Brook hopes you'll make yourself at home and read through her scrolls to learn more about her work as an author, her research, travels, thoughts, and adventures!"
Don't forget, it's GIVEAWAY TIME!!!
On Sunday, June 7th, I'll be drawing a name of one of my readers to win both books (autographed!) in the Antonius Trilogy. To enter, all you need to do is subscribe to my website. If you've already done that, you're automatically included!
This week, we're taking a virtual tour to Ephesus, located in Kusadasi, Turkey. Perhaps the most famous building in this historic site is pictured at the right. This is the Library of Celsus, built in the early 2nd century AD by Titus Julius Aquila to honor his father. I'd consider this a mighty slick Fathers' Day gift! This is only the facade, and ruins of portions of the walls can be seen behind it.
As in previous sites, many things that I saw in Ephesus, such as the Celsus Library, wouldn't have been built at the time of Marcus Antonius's story. However, Ephesian ruins were more generous than those in Alexandria, when it came to showing remains from the 1st century BC. And the city of Ephesus will be featured boldly in my next book, Antonius: Legend.
Our first stop will be the magnificent Terrace Houses, dating from the 1st century BC--during the Late Republican period into the Imperial Age. There is some evidence to suggest that a few of these dwellings were still in use by the 7th century AD.
Apparently, there had already been some lofty terraces built on this hillside during the Hellenistic Age, and when the Romans came along, they began building private homes, using the massive terrace stonework as a base. These were obviously homes of the rich and famous, as they had both hot and cold running water, and huge, open views. However, that large open view was the only window in each house, so it was grandiose, since it provided the only source of natural light for each one. To the left is an overview of one of the Terrace Houses. Upon visiting, one follows a stair-path, highlighting mosaics, wall-paintings, and other architectural features. Without a doubt, this portion of Ephesus was my favorite, and became inspiration for Marcus's visits to the city in my story.
My husband took this photo on the right and I'm so glad he did, as it is a perfect example of how the Romans plumbed a home (domus). Behind the lovely frescoed decor are pipes that brought in fresh water for the families living here. Remains of hypercaust baths have also been discovered, so these wealthy inhabitants had a pretty sweet life in the Terrace Houses.
Above are two pieces of the abundant art that has been discovered in the Terrace Houses. On the left is a fabulous Medusa mosaic. In this rendering, the artist actually succeeded in making the snake faces rather cute! On the above right is a second-style theatrical fresco from the late Republic/early Imperial period. Even in the House of Augustus on Rome's Palatine Hill, one can find similar wall-paintings with theatrical masks as the subject. Theater was such a popular entertainment in the Classical Age, and as you scroll down, you'll see that Ephesus had its own phenomenal venue for shows.
Most ancient cities had a main thoroughfare, similar to streets like Broadway in NYC. In Rome, it was the Via Sacra, Alexandria had its Canopic Way. In Ephesus, it was the Arcadian Way, and it's pretty certain that Marcus Antonius and Cleopatra used this entry into the city shortly before their showdown with Octavian. The lovely columns decorating the sides of the road were added later, but Marcus and Cleo saw all of the busy shops, some of whose walls can still be seen in this photo.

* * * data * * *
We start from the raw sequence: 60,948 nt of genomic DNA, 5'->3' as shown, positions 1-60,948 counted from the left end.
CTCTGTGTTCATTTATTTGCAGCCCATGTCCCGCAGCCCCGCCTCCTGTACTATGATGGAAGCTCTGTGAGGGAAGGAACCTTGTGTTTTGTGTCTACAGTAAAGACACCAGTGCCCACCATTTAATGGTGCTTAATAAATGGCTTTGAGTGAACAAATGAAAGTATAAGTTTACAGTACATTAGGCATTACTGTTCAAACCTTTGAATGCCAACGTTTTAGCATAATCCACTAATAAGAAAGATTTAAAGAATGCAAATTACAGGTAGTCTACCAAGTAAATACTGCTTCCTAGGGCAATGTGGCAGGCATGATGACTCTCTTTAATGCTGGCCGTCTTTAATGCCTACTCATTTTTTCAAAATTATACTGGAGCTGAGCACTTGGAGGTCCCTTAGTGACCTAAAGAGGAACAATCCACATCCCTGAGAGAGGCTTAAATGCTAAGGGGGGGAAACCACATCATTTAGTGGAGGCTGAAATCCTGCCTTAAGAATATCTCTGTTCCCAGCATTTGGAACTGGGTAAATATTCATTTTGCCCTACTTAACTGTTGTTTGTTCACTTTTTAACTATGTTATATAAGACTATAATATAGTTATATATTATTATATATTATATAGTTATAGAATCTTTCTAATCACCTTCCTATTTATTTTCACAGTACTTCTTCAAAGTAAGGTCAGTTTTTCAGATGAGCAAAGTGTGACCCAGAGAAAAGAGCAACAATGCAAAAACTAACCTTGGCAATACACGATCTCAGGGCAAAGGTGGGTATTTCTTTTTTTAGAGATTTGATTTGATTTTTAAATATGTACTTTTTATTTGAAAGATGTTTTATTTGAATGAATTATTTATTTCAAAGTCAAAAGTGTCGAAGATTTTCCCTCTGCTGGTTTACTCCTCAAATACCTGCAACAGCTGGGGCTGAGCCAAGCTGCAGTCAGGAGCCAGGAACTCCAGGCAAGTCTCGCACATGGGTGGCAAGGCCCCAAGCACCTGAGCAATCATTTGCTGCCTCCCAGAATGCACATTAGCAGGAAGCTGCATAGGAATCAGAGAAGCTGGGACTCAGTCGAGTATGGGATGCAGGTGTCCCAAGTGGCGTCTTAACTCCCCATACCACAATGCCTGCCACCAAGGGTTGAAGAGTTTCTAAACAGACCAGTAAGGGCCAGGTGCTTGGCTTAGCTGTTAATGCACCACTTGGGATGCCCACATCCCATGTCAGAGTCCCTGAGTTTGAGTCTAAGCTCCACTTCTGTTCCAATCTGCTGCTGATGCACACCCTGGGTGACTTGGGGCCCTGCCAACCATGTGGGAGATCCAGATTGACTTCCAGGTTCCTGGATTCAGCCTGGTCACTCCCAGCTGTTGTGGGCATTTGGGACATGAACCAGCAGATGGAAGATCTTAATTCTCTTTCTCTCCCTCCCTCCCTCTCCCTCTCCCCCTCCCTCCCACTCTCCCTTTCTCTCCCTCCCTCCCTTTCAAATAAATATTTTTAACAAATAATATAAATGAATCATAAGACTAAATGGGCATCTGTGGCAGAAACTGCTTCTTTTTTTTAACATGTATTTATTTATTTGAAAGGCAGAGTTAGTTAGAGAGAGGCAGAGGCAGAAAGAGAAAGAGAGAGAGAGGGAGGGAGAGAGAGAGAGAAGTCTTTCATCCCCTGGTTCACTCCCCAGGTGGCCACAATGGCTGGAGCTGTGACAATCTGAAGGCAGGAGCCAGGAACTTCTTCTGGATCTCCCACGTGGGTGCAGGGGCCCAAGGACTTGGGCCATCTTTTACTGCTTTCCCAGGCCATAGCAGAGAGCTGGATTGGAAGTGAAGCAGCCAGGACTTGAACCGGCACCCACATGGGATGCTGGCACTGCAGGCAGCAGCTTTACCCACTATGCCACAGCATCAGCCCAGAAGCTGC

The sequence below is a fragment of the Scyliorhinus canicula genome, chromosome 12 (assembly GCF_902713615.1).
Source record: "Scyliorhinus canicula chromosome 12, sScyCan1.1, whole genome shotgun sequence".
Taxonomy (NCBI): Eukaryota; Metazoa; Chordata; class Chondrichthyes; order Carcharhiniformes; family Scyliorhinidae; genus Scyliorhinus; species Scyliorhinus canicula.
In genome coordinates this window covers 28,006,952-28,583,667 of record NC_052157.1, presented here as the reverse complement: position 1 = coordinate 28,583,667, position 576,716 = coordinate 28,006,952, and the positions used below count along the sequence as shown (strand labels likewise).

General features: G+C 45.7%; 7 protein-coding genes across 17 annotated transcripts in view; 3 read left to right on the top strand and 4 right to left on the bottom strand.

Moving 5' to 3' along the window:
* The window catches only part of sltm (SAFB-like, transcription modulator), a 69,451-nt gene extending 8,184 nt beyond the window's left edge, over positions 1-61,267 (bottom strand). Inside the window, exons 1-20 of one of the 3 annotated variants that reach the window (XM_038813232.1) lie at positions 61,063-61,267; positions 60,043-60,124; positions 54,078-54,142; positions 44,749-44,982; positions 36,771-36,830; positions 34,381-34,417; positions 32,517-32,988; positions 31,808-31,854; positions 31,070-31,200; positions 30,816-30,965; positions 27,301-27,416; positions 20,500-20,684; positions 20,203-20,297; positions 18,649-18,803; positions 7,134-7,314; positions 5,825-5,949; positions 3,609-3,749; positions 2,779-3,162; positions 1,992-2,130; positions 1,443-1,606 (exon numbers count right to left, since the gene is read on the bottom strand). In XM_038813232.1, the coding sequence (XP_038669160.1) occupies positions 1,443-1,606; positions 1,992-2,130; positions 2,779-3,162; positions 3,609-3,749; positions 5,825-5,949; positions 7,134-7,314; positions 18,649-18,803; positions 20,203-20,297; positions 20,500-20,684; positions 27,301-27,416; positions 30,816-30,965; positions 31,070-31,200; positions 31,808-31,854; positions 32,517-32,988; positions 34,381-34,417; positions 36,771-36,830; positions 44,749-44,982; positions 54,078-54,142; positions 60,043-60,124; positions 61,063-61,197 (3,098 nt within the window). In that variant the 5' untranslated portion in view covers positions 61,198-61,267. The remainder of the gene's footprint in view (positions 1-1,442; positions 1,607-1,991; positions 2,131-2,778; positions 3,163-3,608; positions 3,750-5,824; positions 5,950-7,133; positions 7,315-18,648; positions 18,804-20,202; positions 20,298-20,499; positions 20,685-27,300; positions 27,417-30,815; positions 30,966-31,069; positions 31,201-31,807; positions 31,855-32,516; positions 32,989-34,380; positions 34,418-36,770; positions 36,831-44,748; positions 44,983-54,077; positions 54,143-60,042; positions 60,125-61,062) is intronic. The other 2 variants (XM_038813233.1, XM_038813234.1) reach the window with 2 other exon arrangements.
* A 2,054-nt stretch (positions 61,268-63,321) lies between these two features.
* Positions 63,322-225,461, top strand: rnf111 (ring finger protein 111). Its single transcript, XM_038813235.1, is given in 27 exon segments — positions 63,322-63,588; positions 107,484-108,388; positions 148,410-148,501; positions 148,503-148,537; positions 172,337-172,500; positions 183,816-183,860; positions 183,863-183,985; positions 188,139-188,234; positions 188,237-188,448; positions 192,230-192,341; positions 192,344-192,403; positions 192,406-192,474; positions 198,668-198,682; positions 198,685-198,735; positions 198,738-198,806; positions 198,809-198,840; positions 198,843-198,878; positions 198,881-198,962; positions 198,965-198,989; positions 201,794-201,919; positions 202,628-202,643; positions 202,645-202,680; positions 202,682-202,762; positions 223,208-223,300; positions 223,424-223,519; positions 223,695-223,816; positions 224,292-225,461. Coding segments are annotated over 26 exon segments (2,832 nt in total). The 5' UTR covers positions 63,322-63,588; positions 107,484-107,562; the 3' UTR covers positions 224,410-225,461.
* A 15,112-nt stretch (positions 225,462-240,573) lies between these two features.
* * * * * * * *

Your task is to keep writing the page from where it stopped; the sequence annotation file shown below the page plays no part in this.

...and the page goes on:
The Canopic Way led straight to the enormous theater complex, and Paul the Apostle found that handy, as he spoke there, during the earliest days of Christianity. Rich and poor alike used this road, and I found it intriguing when taking photos that someone carved a circular game-board, similar to ones I've seen in the Forum Romanum, right in the middle of the thoroughfare! (See below, bottom right.)
When people visit the city these days, the Arcadian Way and Theater complex are now toward the end of the tour, where one exits the archaeological site. However, one has to use imagination to think how fantastic the ancient city would have looked to a visitor approaching on the Arcadian Way, seeing the theater for the first time. And look at the paving of this road...gorgeous marble slabs would have been shimmering!
From this angle, you can see how the Arcadian Way would have approached the theater. WOW! What a view! By the Roman Imperial Age, this complex seated 25,000 spectators.
That being said, it was built in phases. Lysimachus of Thrace was likely the designer during the early 3rd century BC, beginning the theater concept by building atop an earlier structure. During the 1st century BC, a second phase included lower seats in the cavea and a two-level stage/scaenae frons--a very typical Roman theater design. It was this second phase that would have been seen by Marcus, Cleopatra, and Paul.
Later, in the Flavian period, the upper level seats were added, along with yet another in the scaenae frons, allowing for even more elaborate staging. All-in-all, Ephesus's theater was one of the ancient world's grandest.
Next week, I'll be finishing up the series Through My Lens, by sharing my trek through ancient Philippi! Hope to see everyone there. Until then, don't forget to subscribe to my website for the giveaway and... READ ON!